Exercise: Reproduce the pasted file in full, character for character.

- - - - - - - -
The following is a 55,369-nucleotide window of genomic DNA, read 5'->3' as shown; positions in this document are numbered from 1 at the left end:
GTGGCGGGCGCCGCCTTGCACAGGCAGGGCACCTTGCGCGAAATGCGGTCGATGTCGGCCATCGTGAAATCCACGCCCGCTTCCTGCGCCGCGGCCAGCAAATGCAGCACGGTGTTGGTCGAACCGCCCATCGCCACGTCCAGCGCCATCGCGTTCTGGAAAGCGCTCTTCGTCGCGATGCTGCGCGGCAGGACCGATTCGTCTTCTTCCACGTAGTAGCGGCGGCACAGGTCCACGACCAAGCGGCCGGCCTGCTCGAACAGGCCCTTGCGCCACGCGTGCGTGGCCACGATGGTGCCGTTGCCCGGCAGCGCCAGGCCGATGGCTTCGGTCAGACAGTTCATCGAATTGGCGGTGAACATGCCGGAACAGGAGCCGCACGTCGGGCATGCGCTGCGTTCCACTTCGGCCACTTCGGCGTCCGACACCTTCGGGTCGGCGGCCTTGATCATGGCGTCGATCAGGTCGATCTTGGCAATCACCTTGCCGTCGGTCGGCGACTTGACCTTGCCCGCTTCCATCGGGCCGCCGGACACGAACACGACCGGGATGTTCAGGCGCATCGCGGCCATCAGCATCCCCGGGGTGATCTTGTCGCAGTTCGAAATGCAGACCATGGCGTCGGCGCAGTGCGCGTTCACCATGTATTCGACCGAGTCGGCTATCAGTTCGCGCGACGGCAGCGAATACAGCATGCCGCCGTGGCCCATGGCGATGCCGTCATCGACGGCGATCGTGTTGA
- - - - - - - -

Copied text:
The following is a 55,369-nucleotide window of genomic DNA, read 5'->3' as shown; positions in this document are numbered from 1 at the left end:
GTGGCGGGCGCCGCCTTGCACAGGCAGGGCACCTTGCGCGAAATGCGGTCGATGTCGGCCATCGTGAAATCCACGCCCGCTTCCTGCGCCGCGGCCAGCAAATGCAGCACGGTGTTGGTCGAACCGCCCATCGCCACGTCCAGCGCCATCGCGTTCTGGAAAGCGCTCTTCGTCGCGATGCTGCGCGGCAGGACCGATTCGTCTTCTTCCACGTAGTAGCGGCGGCACAGGTCCACGACCAAGCGGCCGGCCTGCTCGAACAGGCCCTTGCGCCACGCGTGCGTGGCCACGATGGTGCCGTTGCCCGGCAGCGCCAGGCCGATGGCTTCGGTCAGACAGTTCATCGAATTGGCGGTGAACATGCCGGAACAGGAGCCGCACGTCGGGCATGCGCTGCGTTCCACTTCGGCCACTTCGGCGTCCGACACCTTCGGGTCGGCGGCCTTGATCATGGCGTCGATCAGGTCGATCTTGGCAATCACCTTGCCGTCGGTCGGCGACTTGACCTTGCCCGCTTCCATCGGGCCGCCGGACACGAACACGACCGGGATGTTCAGGCGCATCGCGGCCATCAGCATCCCCGGGGTGATCTTGTCGCAGTTCGAAATGCAGACCATGGCGTCGGCGCAGTGCGCGTTCACCATGTATTCGACCGAGTCGGCTATCAGTTCGCGCGACGGCAGCGAATACAGCATGCCGCCGTGGCCCATGGCGATGCCGTCATCGACGGCGATCGTGTTGA